Both plant and equipment depreciate over 30 and 5 years respectively. The accounting profession considers depreciation as an expense, whereas finance sees it as an expense returning to the coffers of a corporation, at the end of the accounting period, as cash inflow.

Table 6
Machinery, Productivity, and Labor Requirements
Line Output/hr Technicians Operators
Orange bottle 960 1 6
Grapefruit bottle 960 1 4
Orange carton 1,850 1 6
Whole milk carton 1,850 1 4
Skim milk carton 1,850 1 8
Source: Alibaba. com, price mdf production line. Retrieved April 11, 2006.

Income Statement

An income statement measures a company's financial performance over a specific accounting period, for example, a year. And provides a summary of how a business incurs its revenue and expenses through both operating and non-operating activities.

The first item of the income statement is sales revenue. See Table 11.

A second item, is cost of goods sold. Includes expenses in packaging materials (bottles and cartons). A bottle costs $0.1 and a carton $0.30 in all the markets. The wages of operators and technicians. And the cost of raw materials.

The wages are described in Table 7.

Table 7
  Wages per Hour
City Name Technician Operator
Phoenix $35.67 $24.97
Mexico City $6.36 $4.46
Quebec $36.59 $25.61
Barcelona $26.83 $18.78
Milan $34.18 $23.93
Boston $35.67 $24.97
San Francisco $35.67 $28.00
New York $35.67 $29.40
Beijing $5.50 $3.80
Shanghai $6.30 $4.10
Dubai $9.45 $7.00
Buenos Aires $18.87 $13.20
Sao Paulo $12.00 $8.40
Rio de Janeiro $11.20 $8.10
Source: Bureau of Labor Statistics (BLS), International Comparisons of Hourly Compensation Costs in Manufacturing, 2012. Retrieved April 13, 2016.

The price of raw materials are shown in Table 8.

Table 8
Raw Materials Prices (per liter)
City Name Orange Grapefruit Milk
Phoenix $0.95 $0.91 $0.67
Mexico City $0.98 $0.96 $0.72
Quebec $1.03 $1.02 $0.90
Barcelona $0.89 $0.86 $0.77
Milan $0.89 $0.86 $0.77
Boston $0.95 $0.91 $0.67
San Francisco $0.95 $0.91 $0.67
New York $0.95 $0.91 $0.67
Beijing $1.70 $1.67 $2.13
Shanghai $1.70 $1.67 $2.13
Dubai $1.01


Buenos Aires $0.94 $0.91 $1.00
Sao Paulo $0.90 $0.87 $0.75
Rio de Janeiro $0.90 $0.87 $0.75
Source: Dairy Herd, 2015 milk prices now looking more like 2013, 2011. Retrieved April 9, 2016.

A third item is sales and administrative expenses. Includes salaries of managers and staff, accounting and technology expenses, office supplies, rent or mortgage, insurance, and advertising.

Administrative expenses are considered a component of the overhead costs, which are the expenditures holding a constant value if a company produces 100 or 1,000,000 units. However, overhead cost per unit (overhead costs/output) declines, steadily, with the increase in output. The proportion of these expenses with respect to sales, are described in Table 9.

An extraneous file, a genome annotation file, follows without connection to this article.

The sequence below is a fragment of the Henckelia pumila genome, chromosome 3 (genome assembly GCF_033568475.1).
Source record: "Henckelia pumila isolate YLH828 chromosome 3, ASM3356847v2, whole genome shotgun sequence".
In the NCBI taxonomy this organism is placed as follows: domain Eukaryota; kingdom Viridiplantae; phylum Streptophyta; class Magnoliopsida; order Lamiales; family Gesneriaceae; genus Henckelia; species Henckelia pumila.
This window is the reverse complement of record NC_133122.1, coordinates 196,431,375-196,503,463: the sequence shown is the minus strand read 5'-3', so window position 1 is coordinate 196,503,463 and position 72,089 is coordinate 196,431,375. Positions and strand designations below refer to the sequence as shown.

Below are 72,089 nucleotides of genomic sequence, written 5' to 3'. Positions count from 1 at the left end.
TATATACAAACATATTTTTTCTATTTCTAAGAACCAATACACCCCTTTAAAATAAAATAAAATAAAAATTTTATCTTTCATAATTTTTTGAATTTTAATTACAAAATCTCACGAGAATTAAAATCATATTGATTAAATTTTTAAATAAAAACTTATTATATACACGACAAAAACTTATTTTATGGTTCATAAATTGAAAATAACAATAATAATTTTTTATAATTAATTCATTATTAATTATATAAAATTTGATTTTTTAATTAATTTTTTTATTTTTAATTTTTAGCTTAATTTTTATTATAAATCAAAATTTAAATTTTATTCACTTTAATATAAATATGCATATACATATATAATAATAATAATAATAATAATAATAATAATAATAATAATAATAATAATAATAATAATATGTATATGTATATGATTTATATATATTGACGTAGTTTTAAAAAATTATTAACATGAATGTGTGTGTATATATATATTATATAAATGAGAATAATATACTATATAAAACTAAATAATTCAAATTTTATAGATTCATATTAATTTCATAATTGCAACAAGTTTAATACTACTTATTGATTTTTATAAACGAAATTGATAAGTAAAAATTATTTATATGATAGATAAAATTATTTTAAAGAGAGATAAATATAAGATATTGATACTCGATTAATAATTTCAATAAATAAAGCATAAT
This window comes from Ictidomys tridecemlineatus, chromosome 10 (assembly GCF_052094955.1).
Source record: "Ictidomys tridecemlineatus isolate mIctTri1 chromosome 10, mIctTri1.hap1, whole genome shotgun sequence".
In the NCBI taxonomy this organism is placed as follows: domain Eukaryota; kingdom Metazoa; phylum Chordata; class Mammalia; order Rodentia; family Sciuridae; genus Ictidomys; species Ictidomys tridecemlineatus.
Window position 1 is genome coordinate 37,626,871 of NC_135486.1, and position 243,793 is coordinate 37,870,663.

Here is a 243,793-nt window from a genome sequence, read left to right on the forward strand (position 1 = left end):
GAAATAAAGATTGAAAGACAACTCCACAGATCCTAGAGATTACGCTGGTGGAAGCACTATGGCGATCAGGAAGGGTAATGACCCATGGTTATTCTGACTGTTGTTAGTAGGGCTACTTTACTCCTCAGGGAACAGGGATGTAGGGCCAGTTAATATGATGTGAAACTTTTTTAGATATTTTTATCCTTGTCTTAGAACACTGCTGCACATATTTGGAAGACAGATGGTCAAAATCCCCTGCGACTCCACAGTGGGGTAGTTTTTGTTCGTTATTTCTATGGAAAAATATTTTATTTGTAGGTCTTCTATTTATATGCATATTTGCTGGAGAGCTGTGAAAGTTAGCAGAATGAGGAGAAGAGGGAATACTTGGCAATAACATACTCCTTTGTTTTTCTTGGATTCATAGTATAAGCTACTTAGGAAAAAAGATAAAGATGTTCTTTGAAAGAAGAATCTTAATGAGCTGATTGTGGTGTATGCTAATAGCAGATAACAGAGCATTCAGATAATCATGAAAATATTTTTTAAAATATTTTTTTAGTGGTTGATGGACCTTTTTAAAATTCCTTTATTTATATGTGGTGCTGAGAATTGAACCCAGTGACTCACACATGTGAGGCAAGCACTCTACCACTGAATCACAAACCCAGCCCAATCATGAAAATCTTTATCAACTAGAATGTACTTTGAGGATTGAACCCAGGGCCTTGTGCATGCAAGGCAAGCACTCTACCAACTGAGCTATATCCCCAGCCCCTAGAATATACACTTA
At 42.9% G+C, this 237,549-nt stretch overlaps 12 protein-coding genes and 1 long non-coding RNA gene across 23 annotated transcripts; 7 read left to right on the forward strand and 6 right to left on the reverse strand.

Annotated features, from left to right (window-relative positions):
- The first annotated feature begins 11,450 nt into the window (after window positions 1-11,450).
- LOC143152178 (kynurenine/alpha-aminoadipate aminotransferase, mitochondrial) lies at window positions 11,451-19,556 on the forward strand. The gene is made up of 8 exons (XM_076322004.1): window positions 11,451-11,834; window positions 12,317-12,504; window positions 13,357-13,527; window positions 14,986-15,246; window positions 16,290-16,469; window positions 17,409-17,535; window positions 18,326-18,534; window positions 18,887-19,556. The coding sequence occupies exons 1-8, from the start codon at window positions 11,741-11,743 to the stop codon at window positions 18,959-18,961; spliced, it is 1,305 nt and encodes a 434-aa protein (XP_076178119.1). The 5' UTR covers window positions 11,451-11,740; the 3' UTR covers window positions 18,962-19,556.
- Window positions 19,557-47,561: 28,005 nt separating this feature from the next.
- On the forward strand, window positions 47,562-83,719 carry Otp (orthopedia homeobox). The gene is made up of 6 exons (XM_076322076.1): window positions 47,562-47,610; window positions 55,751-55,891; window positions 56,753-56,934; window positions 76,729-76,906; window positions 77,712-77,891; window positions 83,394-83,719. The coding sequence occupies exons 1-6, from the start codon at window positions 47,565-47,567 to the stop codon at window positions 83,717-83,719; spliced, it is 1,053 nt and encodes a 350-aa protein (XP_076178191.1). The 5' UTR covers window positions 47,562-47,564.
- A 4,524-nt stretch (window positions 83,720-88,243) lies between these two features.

Table 9
Overhead Costs (% direct unit cost)
Staffing 13.0
Rent and Mortgage 8.5
Advertising 3.0
Administrative Costs 2.5
Supplies 2.3
Accounting and Technology 2.0
Total 31.3
Source: Accounting Coach, Controlling your retail business' overhead. Retrieved December 30, 2014.

A fourth concept is depreciation. It is estimated applying the 'straight-line depreciation method'. This is equal to the price of an asset divided by its life. As indicated previously, the lifes of the equipment and buildings are 5 and 30 years, respectively.

Operating Income

It is also known as earnings before interest and taxes (EBIT). Defined as the amount of profits after deducting operating expenses. See Table 11.

EBIT = sales revenue- cost of goods sold, - sales and administrative expenses - depreciation.

Earnings Before Taxes (EBT)

This item is equal to operating income less interest payments.

EBT = operating income - interest expenses

Net Income (EAT)

The last item of the income statement is net income, or profits. Also known as earnings after taxes (EAT). It is equal to earnings less taxes. To estimate net interest expenses and taxes, the Simulator applies the loan and tax rates described in Table 10.

EAT = earnings before taxes - taxes

Table 10
Interest Tax Rates, and Insurance
Rates (%) ($/unit)
City Loan Mortgage Tax Insurance
Phoenix 0.25 4.6 25.5 $0.05
Mexico City 3.0 7.5 19.0 $0.14
Quebec 7.5 3.5 33.5 $0.08
Barcelona 0.05 3.0 40.2 $0.05
Milan 0.05 3.0 40.2 $0.05
Boston 0.25 4.6 25.5 0.05
San Francisco 0.25 4.6 25.5 $0.08
New York 0.25 4.6 25.5 $0.08
Beijing 5.35 7.0 25.0 $0.08
Shanghai 5.35 7.0 25.0 $0.14
Dubai 1.28 3.5 0.0 $0.14
Buenos Aires 20.52 9.0 35.0 $0.08
Sao Paulo 13.25 7.0 22.5 $0.06
Rio de Janeiro 13.25 7.0 22.5 $0.06
Source: Tax Database. Retrieved March 25, 2016.
Interlibrary, Interest rates. Retrieved March 25, 2016.
Veracity, Product Liability Insurance. Retrieved April 12, 2016.

A complete description of an income statement, based on a business plan designed with information included in the manual, is presented in Table 11

Table 11
Income Statement ($,000)
Sales revenue $223,648
Less Cost of Goods Sold $133,899
Less Sales and Administrative Expenses $46,205
Less Depreciation $13,708
Operating Income (EBIT) $29,835
Less Net Interest $6,628
Earnings Before Taxes (EBT) $23,207
Taxes $4,409
Net Income $18,798
Note: there are differences due to rounding

At this point is convenient to recapitulate.